Microservices have taken the tech giants – from Netflix to Amazon– by storm. The flexibility and benefits they’ve brought to those firms can also apply in financial services but to work effectively, fintech providers need to cooperate and adhere to open integration standards. Working together will be to the benefit of consumers, advisers and platforms.
What are microservices and how do they work?
In November 2019, Bravura acquired leading microservices provider, FinoComp.
Microservices are small, self-contained applications of functionality. They stick to a particular job, and they do it very well. With microservices, firms can pick and choose different pieces of technology and have those integrate against any back-office software.
The nature of this technology is that it can be used by platforms or across platforms to integrate data and perform a particular function.
FinoComp build tools that do a job, and that job can be done across any part of the value chain.
For example, advisers use an average of just over three platforms. Their client data is spread across different platforms with different reports. COBALT, FinoComp’s market-leading capital gains tax calculator, can be used by an adviser network or adviser firm to aggregate data from platforms to provide a capital gains tax calculator across the entire client base.
COBALT works by ingesting periodic updates of investor details, assets, corporate actions, distributions and any other information that goes towards the calculation of the cost base of investments. The data COBALT ingests need not be limited to a single platform.
The same applies to CoCa, FinoComp’s Ex-Post Costs and Charges disclosure tool. This is a platform-agnostic data store that can be used by an adviser firm, adviser network or platform.
What role do ‘open standards’ play in successful microservice integration?
To truly see the benefits of microservices, there need to be some industry standards around integration. Integration is what stitches the pieces and services together. It is an industry-wide responsibility and core to that is the emergence of open standards.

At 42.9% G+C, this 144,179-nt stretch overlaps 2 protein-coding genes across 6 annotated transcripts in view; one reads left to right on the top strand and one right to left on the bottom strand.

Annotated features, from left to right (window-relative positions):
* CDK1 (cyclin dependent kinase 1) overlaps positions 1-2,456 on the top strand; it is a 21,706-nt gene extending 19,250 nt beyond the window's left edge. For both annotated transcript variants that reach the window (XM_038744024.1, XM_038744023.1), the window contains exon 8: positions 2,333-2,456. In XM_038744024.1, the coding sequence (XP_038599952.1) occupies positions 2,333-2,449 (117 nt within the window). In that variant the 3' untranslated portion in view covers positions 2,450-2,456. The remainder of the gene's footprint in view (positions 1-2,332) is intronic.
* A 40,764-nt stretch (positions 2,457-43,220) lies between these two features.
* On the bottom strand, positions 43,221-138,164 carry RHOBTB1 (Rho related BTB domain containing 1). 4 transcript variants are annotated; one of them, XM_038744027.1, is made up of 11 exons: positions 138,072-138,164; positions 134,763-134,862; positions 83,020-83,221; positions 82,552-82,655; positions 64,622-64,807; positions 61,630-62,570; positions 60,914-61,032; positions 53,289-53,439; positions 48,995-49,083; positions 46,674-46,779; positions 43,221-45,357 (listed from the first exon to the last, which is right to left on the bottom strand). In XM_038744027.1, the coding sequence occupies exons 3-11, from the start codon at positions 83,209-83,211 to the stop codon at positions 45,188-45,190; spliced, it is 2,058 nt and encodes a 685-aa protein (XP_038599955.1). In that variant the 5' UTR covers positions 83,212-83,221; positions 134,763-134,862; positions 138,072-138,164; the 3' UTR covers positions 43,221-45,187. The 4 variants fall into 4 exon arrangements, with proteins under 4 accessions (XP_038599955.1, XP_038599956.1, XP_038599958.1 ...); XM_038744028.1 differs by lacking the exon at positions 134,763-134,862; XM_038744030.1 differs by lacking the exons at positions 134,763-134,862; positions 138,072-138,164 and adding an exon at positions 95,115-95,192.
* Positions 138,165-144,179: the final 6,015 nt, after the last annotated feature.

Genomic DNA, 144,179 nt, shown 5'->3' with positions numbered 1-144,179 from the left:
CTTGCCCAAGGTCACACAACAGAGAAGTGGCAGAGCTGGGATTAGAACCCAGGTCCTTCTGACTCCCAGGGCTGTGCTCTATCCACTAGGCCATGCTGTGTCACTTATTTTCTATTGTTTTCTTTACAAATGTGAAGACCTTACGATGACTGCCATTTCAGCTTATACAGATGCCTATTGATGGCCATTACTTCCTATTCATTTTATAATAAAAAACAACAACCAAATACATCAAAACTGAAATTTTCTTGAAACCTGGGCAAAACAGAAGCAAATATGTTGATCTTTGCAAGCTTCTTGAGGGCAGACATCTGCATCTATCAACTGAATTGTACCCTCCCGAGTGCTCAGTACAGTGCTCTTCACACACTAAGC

Open standards provide requirements, specifications, guidelines or characteristics that can be used consistently to ensure that data, products, processes and services are fit for their purpose and can be shared freely when required.
One of the ways Bravura is engaging with open standards is through TISA’s Open Savings and Investments Project. The Open Savings and Investments Project’s aim is to create a common set of standards for APIs for interfacing with disparate systems and registers. This enables providers to release their data in a secure and standardised form so that it can be shared easily between authorised organisations.
How do open standards benefit consumers?
The idea is to give consumers the power to have ownership of their data. And the ability to enforce providers to share their information via open standards when requested. For example, a consumer could share their pension information with their ISA provider so they could see their investments in one place. Or they might choose to share their data with an aggregator.
The benefit to consumers is clear. Open standards and data interchange infrastructure will allow Finocomp and Bravura to build components that can genuinely interoperate with each other.
The buy-in from software companies is essential. Bravura has shown a commitment to this through the acquisition of FinoComp and through its business strategy. The complementary nature of our businesses products and services is set to make retail financial services a more efficient industry.